Juice jobs just ain’t what they used to be.
There was a time in Las Vegas when an elected official had his pick of lucrative “consulting” gigs with, shall we say, flexible schedules and work-from-home opportunities. Wink, wink.
Strip clubs provided ample supplementary income for Michael McDonald and Michael Mack when they served on the Las Vegas City Council. Dario Herrera’s “public relations” advice to the Las Vegas Housing Authority was worth five figures — when he was on the County Commission. (He had to reduce his fees when he landed in prison on corruption charges.)
Times are indeed tough when a juice job actually requires an elected official to — gasp! — do some work.
Not that County Commissioner Lawrence Weekly would have had to punch a time card as the state’s “green initiatives” outreach coordinator for Southern Nevada. When he was awarded the position last month, he said he planned on putting in about 12 hours per week for his $48,000 annual salary — $77 an hour is chump change for county employees, after all.
And it’s not like Weekly needed any expertise in “green initiatives” at all. The job entailed telling people in his downtown district how to save energy by weather-stripping their homes. He didn’t even have to do the weather-stripping himself!
Alas, Weekly had a fit of conscience — at the same time reporters started asking questions about the job — and quit to avoid the appearance of a conflict of interest.
He had no problem with the fact that he stood to be grossly overpaid for an utterly worthless government job when the state unemployment rate is above 10 percent and elected officials are rattling tin cups from Washington to Winnemucca.
Worse, the Nevada Department of Employment, Training and Rehabilitation has no problem handing this job to someone else, then filling an identical position for the Reno area.
And legislative Democrats still bristle when anyone dares suggest that they didn’t cut state spending enough, or that layers of public-sector fat still jiggle from the “essential services” they spared in their supposedly bare-bones budget for 2009-11, or that $1 billion in tax hikes could have been avoided if anyone took a magnifying glass to state operations.
We’re supposed to believe these are the kinds of “green jobs” that will invigorate our economy, provide decades of employment opportunities to Americans and lead to energy independence? It’s all feel-good, make-work, subsidized baloney.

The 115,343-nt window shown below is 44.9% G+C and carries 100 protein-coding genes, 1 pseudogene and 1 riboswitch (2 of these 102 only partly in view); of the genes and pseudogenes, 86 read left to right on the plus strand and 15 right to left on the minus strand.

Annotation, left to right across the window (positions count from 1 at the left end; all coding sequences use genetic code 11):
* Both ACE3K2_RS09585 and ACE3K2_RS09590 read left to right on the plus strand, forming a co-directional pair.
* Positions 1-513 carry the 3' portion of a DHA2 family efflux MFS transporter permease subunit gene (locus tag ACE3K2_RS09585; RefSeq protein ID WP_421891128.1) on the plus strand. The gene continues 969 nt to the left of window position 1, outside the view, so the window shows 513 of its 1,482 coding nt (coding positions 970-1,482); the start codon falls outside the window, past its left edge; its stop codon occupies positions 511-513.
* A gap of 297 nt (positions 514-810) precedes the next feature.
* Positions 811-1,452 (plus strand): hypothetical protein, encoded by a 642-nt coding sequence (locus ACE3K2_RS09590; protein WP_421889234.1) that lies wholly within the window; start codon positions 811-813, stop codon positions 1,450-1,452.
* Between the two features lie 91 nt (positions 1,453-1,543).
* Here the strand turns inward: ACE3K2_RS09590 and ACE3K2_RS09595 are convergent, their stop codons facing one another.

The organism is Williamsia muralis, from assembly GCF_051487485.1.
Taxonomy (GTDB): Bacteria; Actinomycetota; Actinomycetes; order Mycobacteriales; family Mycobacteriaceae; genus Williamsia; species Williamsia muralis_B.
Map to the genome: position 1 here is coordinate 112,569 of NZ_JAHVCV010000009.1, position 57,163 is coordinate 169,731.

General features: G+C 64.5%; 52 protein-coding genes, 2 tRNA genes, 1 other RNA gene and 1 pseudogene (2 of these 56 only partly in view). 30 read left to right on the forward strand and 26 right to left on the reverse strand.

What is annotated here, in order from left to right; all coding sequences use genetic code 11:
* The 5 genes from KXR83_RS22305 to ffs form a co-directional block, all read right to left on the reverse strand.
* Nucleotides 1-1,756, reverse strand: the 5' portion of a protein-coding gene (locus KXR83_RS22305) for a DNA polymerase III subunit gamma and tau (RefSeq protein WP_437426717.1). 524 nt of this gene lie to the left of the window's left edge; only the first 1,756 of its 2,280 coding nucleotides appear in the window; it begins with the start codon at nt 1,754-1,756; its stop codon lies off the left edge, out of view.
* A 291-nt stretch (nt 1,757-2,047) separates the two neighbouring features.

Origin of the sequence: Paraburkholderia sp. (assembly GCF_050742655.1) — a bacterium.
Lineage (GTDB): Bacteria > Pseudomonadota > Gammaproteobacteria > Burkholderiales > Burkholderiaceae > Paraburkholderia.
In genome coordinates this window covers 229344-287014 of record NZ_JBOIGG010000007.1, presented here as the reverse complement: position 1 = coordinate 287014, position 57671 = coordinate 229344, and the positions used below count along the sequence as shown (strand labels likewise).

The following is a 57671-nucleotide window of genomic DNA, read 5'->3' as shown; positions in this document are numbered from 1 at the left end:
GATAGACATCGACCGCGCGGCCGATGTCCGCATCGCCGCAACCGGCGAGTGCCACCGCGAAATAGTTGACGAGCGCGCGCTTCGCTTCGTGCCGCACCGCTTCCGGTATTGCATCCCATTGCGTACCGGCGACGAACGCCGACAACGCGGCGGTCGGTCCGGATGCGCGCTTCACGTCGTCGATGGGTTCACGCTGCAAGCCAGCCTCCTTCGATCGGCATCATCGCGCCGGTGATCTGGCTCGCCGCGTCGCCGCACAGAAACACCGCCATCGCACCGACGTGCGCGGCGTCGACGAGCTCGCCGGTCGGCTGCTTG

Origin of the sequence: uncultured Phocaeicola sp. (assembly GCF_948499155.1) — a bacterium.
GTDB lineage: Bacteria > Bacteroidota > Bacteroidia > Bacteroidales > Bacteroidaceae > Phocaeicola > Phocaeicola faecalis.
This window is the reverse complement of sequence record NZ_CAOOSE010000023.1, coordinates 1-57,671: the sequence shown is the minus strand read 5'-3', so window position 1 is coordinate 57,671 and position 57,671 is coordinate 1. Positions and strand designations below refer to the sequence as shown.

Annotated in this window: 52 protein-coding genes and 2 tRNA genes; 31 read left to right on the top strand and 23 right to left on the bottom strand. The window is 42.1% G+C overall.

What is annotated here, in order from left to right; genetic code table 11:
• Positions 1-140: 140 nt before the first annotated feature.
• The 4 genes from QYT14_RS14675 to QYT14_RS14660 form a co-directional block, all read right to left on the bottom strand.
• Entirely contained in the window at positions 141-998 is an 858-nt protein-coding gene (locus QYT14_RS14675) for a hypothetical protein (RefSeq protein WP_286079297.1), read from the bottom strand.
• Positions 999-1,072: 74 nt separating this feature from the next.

Apparently, we’re also supposed to believe Weekly’s real job — county commissioner — had nothing to do with him getting this fake job.
Here’s the official version of how the boondoggle played out: The state employment department happened to have $120,000 in federal funds lying around for the better part of a year. Officials thought so little of the sum that they decided it could only support two part-time positions.
But rather than advertise the $60,000-a-year, part-time positions to the public — and watch the unemployed form a queue that stretched into California — they decided to hand the money and the task of hiring to the Manpower temporary job agency. Manpower would get a healthy cut of the dough in exchange for making the hire and cutting the position’s paychecks. Manpower tapped Weekly.
Employment department officials said the job pays exceptionally well because it requires an individual with community connections and recognition — in other words, a politician.
Someone from the state’s Division of Environmental Protection should inspect the employment department’s offices. The trail of slime left by all the greased palms could be considered hazardous waste.
Fortunately for Weekly, all this came to light during the final days of a draining legislative session and just before municipal elections. The attention of the political establishment — and the pundit class — was directed elsewhere. Couple that with the fact that corruption fatigue has left Southern Nevadans with low expectations of their elected representatives, and Weekly has what amounts to a free pass.
But the story doesn’t end with Weekly’s resignation. Taxpayers should be screaming to their exhausted lawmakers that if the state has truly suffered an untold number of Draconian cuts to public schools, higher education and social services, if teachers’ paychecks have to take a hit and college students are going to have to pay 10 percent more for tuition, Nevada sure as heck can’t afford to pay $120,000 for two part-time weather-stripping pitchmen.
And if the state can’t find an urgent, productive, efficient purpose for the federal funding in this recession, then the money should be thrown back into the congressional sinkhole — and send Nevada’s fraudulent “green initiatives” with it.
Glenn Cook (firstname.lastname@example.org) is a Review-Journal editorial writer.